SELLAFIELD and the National Nuclear Laboratory (NNL) have signed a new deal, designed to get value for money for the taxpayer.

This new 'collaboration agreement' sets out how the two bodies will work together at the Sellafield site.

It was signed by the two organisations' respective chairmen, Tony Fountain of Sellafield's and Andrew Mathews of the NNL and is designed to deliver the Department of Business, Energy and Industrial Strategy’s objective to speed up the clean-up in west Cumbria.

This agreement says the two groups will focus on developing new technologies and on sourcing them from the current supply chain, other national laboratories and academia, with the aim of making sure the most up to date and efficient technologies are made use of.

It builds on links which already exist between both organisations.

Rebecca Weston, the technical director for Sellafield, said: "To be successful the futures of Sellafield Ltd and NNL are inextricably linked. The history, knowledge and experience shared by the respective technical teams, as well as the physical integration of facilities on the Sellafield site reinforce these links.

"It is therefore important to recognise this in the formal relationship between the organisations and this is why I'm very pleased to have the collaboration agreement in place. There are challenging times ahead to work out how to meet the needs of all our stakeholders and this won't be possible unless we work together collaboratively."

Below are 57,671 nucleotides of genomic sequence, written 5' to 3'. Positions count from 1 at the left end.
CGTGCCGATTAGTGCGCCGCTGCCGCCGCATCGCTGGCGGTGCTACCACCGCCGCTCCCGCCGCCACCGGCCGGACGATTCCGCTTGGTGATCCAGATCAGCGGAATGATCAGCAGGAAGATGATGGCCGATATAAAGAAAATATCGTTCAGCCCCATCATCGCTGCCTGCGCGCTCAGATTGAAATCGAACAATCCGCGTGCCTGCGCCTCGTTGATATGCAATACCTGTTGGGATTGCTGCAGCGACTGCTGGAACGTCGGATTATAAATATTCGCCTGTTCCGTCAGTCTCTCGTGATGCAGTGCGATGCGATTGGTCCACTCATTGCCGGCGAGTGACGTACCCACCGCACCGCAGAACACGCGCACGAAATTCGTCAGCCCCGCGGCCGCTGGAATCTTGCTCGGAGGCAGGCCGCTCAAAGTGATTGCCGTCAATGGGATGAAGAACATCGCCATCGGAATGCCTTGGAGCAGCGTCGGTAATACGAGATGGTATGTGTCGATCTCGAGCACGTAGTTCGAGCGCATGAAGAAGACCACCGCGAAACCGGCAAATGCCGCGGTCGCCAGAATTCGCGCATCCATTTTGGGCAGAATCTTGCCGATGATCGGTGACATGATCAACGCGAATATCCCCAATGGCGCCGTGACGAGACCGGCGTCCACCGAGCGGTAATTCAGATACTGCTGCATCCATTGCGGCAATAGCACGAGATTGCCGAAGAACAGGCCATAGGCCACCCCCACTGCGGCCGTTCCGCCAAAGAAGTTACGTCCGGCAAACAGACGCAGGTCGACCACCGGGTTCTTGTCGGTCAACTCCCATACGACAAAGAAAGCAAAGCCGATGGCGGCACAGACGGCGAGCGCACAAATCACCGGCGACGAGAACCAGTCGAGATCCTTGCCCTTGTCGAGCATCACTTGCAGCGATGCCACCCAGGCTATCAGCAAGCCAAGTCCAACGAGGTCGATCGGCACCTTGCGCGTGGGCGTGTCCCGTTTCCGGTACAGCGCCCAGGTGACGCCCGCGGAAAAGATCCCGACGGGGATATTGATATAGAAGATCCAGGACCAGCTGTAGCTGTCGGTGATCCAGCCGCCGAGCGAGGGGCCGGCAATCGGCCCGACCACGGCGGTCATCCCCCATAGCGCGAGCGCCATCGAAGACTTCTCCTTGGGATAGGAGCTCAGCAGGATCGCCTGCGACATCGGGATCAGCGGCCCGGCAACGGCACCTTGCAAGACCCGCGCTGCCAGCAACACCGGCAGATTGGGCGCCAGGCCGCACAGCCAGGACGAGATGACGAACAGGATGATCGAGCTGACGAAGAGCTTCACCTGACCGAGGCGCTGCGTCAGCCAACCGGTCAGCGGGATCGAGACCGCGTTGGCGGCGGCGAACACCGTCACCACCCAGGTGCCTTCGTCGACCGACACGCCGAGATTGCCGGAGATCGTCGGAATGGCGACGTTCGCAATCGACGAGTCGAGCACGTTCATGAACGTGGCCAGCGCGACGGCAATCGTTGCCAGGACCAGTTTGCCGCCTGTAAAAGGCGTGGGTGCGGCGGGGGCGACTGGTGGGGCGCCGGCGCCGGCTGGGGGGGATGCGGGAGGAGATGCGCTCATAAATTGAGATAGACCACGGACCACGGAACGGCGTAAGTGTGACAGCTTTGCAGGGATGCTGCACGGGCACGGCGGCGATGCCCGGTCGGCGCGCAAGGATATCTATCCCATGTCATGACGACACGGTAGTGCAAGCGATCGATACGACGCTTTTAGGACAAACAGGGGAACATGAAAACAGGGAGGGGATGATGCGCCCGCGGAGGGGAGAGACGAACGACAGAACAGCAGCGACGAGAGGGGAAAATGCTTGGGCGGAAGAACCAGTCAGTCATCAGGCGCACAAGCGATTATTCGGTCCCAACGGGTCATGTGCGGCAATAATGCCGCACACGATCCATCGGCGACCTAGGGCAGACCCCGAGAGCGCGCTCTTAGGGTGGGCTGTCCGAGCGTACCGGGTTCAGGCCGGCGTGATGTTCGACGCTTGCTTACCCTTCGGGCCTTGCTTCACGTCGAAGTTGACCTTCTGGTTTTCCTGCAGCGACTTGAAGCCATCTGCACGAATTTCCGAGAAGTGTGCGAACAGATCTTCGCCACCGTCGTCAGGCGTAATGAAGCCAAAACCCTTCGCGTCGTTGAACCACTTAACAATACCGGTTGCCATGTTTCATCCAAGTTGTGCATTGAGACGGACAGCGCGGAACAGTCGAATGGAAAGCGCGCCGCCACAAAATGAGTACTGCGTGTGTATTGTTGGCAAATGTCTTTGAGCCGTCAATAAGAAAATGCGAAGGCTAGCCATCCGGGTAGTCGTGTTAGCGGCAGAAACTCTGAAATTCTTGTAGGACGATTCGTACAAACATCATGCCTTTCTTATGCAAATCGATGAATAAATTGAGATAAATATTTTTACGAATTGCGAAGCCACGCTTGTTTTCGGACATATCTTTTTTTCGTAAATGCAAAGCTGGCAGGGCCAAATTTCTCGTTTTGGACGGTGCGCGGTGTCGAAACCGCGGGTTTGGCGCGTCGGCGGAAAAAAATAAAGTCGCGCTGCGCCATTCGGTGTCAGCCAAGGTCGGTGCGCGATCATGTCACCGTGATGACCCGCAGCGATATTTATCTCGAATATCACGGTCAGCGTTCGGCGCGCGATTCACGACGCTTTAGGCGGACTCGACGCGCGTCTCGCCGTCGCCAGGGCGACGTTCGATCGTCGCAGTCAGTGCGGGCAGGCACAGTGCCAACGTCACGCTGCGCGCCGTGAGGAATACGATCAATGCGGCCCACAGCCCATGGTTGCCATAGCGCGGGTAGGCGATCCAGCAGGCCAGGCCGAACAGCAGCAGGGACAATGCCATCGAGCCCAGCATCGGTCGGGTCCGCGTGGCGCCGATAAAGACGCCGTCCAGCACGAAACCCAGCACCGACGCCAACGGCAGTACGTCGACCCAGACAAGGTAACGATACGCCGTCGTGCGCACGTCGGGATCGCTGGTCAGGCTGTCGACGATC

Paul Howarth, managing director of NNL, added: "Within NNL we have a good deal of science, technology and innovation which can help to reduce the cost and timescales of the clean-up mission whilst improving safety. It therefore makes perfect sense for us to seek a more collaborative working arrangement between the two Government-owned bodies in the national interest.

"I’m delighted that this agreement builds on the excellent links which already exist between us and I am confident that we will see even more success ahead for both organisations – and for the UK’s nuclear sector as a whole – over the coming years.”